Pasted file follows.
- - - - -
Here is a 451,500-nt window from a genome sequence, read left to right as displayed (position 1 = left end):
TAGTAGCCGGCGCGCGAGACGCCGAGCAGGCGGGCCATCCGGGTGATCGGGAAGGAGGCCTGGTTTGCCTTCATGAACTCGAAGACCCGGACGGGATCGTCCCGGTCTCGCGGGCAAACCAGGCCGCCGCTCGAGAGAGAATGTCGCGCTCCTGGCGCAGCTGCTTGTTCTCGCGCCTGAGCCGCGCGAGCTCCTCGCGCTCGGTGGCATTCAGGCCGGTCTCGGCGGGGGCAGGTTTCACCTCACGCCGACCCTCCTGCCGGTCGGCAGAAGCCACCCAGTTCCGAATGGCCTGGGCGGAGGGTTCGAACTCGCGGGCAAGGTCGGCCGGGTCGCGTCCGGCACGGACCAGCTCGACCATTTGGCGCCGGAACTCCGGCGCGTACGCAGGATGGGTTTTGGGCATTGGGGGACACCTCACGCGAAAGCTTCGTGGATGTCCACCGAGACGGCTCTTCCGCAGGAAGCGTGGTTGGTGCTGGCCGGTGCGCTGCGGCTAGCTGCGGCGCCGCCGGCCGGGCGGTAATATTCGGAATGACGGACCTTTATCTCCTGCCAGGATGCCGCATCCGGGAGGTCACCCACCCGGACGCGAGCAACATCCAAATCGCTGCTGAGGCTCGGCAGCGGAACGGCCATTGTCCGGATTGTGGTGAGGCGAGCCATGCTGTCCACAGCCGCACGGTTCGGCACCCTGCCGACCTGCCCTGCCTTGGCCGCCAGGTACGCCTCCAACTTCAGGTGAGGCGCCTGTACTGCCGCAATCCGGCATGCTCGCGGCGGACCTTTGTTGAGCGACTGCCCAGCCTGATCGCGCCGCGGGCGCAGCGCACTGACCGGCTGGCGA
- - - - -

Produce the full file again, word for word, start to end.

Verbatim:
Here is a 451,500-nt window from a genome sequence, read left to right as displayed (position 1 = left end):
TAGTAGCCGGCGCGCGAGACGCCGAGCAGGCGGGCCATCCGGGTGATCGGGAAGGAGGCCTGGTTTGCCTTCATGAACTCGAAGACCCGGACGGGATCGTCCCGGTCTCGCGGGCAAACCAGGCCGCCGCTCGAGAGAGAATGTCGCGCTCCTGGCGCAGCTGCTTGTTCTCGCGCCTGAGCCGCGCGAGCTCCTCGCGCTCGGTGGCATTCAGGCCGGTCTCGGCGGGGGCAGGTTTCACCTCACGCCGACCCTCCTGCCGGTCGGCAGAAGCCACCCAGTTCCGAATGGCCTGGGCGGAGGGTTCGAACTCGCGGGCAAGGTCGGCCGGGTCGCGTCCGGCACGGACCAGCTCGACCATTTGGCGCCGGAACTCCGGCGCGTACGCAGGATGGGTTTTGGGCATTGGGGGACACCTCACGCGAAAGCTTCGTGGATGTCCACCGAGACGGCTCTTCCGCAGGAAGCGTGGTTGGTGCTGGCCGGTGCGCTGCGGCTAGCTGCGGCGCCGCCGGCCGGGCGGTAATATTCGGAATGACGGACCTTTATCTCCTGCCAGGATGCCGCATCCGGGAGGTCACCCACCCGGACGCGAGCAACATCCAAATCGCTGCTGAGGCTCGGCAGCGGAACGGCCATTGTCCGGATTGTGGTGAGGCGAGCCATGCTGTCCACAGCCGCACGGTTCGGCACCCTGCCGACCTGCCCTGCCTTGGCCGCCAGGTACGCCTCCAACTTCAGGTGAGGCGCCTGTACTGCCGCAATCCGGCATGCTCGCGGCGGACCTTTGTTGAGCGACTGCCCAGCCTGATCGCGCCGCGGGCGCAGCGCACTGACCGGCTGGCGA